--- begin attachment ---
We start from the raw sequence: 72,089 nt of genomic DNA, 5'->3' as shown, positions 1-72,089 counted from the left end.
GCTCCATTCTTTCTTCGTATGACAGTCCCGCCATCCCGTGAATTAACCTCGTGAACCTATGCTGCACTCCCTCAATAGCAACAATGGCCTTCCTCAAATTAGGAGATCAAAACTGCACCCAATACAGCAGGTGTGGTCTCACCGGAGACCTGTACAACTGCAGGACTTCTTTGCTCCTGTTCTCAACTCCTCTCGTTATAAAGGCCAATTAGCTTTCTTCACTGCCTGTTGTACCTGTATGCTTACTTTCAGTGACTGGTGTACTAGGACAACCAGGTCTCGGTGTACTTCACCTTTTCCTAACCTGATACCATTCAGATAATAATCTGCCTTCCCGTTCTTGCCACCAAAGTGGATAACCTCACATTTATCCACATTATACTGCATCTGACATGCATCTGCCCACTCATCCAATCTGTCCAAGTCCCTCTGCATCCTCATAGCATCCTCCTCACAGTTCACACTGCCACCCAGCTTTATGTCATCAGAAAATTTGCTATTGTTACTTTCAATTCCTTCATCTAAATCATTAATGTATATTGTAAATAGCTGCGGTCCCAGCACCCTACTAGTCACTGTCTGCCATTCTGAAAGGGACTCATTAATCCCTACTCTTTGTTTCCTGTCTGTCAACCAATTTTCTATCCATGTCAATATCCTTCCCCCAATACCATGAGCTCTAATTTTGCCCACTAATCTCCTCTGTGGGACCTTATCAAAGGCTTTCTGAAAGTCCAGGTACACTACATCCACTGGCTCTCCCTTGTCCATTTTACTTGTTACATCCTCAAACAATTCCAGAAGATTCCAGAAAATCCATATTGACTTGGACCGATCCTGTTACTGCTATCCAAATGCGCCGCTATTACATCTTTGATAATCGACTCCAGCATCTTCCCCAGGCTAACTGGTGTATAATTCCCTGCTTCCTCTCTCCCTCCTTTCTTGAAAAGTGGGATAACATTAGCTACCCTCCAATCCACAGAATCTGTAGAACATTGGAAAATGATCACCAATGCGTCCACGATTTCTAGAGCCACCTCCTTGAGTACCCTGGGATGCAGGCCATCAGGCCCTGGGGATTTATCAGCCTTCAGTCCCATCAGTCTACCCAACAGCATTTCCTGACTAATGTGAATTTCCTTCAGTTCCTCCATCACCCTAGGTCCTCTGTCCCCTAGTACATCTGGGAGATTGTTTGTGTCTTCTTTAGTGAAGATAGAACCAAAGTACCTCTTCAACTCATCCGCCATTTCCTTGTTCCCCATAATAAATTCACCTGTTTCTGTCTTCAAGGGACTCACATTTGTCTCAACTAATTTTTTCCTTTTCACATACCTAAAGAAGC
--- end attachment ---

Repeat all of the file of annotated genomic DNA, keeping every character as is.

We start from the raw sequence: 72,089 nt of genomic DNA, 5'->3' as shown, positions 1-72,089 counted from the left end.
GCTCCATTCTTTCTTCGTATGACAGTCCCGCCATCCCGTGAATTAACCTCGTGAACCTATGCTGCACTCCCTCAATAGCAACAATGGCCTTCCTCAAATTAGGAGATCAAAACTGCACCCAATACAGCAGGTGTGGTCTCACCGGAGACCTGTACAACTGCAGGACTTCTTTGCTCCTGTTCTCAACTCCTCTCGTTATAAAGGCCAATTAGCTTTCTTCACTGCCTGTTGTACCTGTATGCTTACTTTCAGTGACTGGTGTACTAGGACAACCAGGTCTCGGTGTACTTCACCTTTTCCTAACCTGATACCATTCAGATAATAATCTGCCTTCCCGTTCTTGCCACCAAAGTGGATAACCTCACATTTATCCACATTATACTGCATCTGACATGCATCTGCCCACTCATCCAATCTGTCCAAGTCCCTCTGCATCCTCATAGCATCCTCCTCACAGTTCACACTGCCACCCAGCTTTATGTCATCAGAAAATTTGCTATTGTTACTTTCAATTCCTTCATCTAAATCATTAATGTATATTGTAAATAGCTGCGGTCCCAGCACCCTACTAGTCACTGTCTGCCATTCTGAAAGGGACTCATTAATCCCTACTCTTTGTTTCCTGTCTGTCAACCAATTTTCTATCCATGTCAATATCCTTCCCCCAATACCATGAGCTCTAATTTTGCCCACTAATCTCCTCTGTGGGACCTTATCAAAGGCTTTCTGAAAGTCCAGGTACACTACATCCACTGGCTCTCCCTTGTCCATTTTACTTGTTACATCCTCAAACAATTCCAGAAGATTCCAGAAAATCCATATTGACTTGGACCGATCCTGTTACTGCTATCCAAATGCGCCGCTATTACATCTTTGATAATCGACTCCAGCATCTTCCCCAGGCTAACTGGTGTATAATTCCCTGCTTCCTCTCTCCCTCCTTTCTTGAAAAGTGGGATAACATTAGCTACCCTCCAATCCACAGAATCTGTAGAACATTGGAAAATGATCACCAATGCGTCCACGATTTCTAGAGCCACCTCCTTGAGTACCCTGGGATGCAGGCCATCAGGCCCTGGGGATTTATCAGCCTTCAGTCCCATCAGTCTACCCAACAGCATTTCCTGACTAATGTGAATTTCCTTCAGTTCCTCCATCACCCTAGGTCCTCTGTCCCCTAGTACATCTGGGAGATTGTTTGTGTCTTCTTTAGTGAAGATAGAACCAAAGTACCTCTTCAACTCATCCGCCATTTCCTTGTTCCCCATAATAAATTCACCTGTTTCTGTCTTCAAGGGACTCACATTTGTCTCAACTAATTTTTTCCTTTTCACATACCTAAAGAAGC